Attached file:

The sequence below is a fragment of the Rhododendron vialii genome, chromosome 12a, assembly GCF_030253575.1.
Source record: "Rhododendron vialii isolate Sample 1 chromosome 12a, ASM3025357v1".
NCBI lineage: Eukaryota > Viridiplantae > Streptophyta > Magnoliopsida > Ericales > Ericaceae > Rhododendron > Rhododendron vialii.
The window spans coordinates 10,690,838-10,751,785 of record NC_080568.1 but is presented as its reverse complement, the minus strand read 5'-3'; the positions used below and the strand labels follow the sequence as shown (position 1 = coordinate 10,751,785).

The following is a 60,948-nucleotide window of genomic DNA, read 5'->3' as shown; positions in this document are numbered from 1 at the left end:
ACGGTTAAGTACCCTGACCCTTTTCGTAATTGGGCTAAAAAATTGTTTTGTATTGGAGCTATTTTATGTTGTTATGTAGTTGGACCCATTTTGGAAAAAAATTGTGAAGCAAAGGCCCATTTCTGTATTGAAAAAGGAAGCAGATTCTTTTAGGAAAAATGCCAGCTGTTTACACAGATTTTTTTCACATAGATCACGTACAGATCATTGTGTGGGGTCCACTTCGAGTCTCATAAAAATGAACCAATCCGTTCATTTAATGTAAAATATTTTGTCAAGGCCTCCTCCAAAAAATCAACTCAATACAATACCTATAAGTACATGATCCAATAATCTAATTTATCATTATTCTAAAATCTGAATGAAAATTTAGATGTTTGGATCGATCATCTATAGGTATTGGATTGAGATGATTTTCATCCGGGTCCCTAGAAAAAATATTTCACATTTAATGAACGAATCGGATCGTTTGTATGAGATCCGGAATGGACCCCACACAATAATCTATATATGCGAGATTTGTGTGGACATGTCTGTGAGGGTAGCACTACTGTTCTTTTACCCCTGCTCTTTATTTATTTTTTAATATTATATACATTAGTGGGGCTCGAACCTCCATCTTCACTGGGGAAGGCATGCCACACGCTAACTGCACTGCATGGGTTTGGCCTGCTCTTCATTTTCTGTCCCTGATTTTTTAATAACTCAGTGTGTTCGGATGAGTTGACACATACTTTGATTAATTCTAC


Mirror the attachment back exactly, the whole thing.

The sequence below is a fragment of the Rhododendron vialii genome, chromosome 12a, assembly GCF_030253575.1.
Source record: "Rhododendron vialii isolate Sample 1 chromosome 12a, ASM3025357v1".
NCBI lineage: Eukaryota > Viridiplantae > Streptophyta > Magnoliopsida > Ericales > Ericaceae > Rhododendron > Rhododendron vialii.
The window spans coordinates 10,690,838-10,751,785 of record NC_080568.1 but is presented as its reverse complement, the minus strand read 5'-3'; the positions used below and the strand labels follow the sequence as shown (position 1 = coordinate 10,751,785).

The following is a 60,948-nucleotide window of genomic DNA, read 5'->3' as shown; positions in this document are numbered from 1 at the left end:
ACGGTTAAGTACCCTGACCCTTTTCGTAATTGGGCTAAAAAATTGTTTTGTATTGGAGCTATTTTATGTTGTTATGTAGTTGGACCCATTTTGGAAAAAAATTGTGAAGCAAAGGCCCATTTCTGTATTGAAAAAGGAAGCAGATTCTTTTAGGAAAAATGCCAGCTGTTTACACAGATTTTTTTCACATAGATCACGTACAGATCATTGTGTGGGGTCCACTTCGAGTCTCATAAAAATGAACCAATCCGTTCATTTAATGTAAAATATTTTGTCAAGGCCTCCTCCAAAAAATCAACTCAATACAATACCTATAAGTACATGATCCAATAATCTAATTTATCATTATTCTAAAATCTGAATGAAAATTTAGATGTTTGGATCGATCATCTATAGGTATTGGATTGAGATGATTTTCATCCGGGTCCCTAGAAAAAATATTTCACATTTAATGAACGAATCGGATCGTTTGTATGAGATCCGGAATGGACCCCACACAATAATCTATATATGCGAGATTTGTGTGGACATGTCTGTGAGGGTAGCACTACTGTTCTTTTACCCCTGCTCTTTATTTATTTTTTAATATTATATACATTAGTGGGGCTCGAACCTCCATCTTCACTGGGGAAGGCATGCCACACGCTAACTGCACTGCATGGGTTTGGCCTGCTCTTCATTTTCTGTCCCTGATTTTTTAATAACTCAGTGTGTTCGGATGAGTTGACACATACTTTGATTAATTCTAC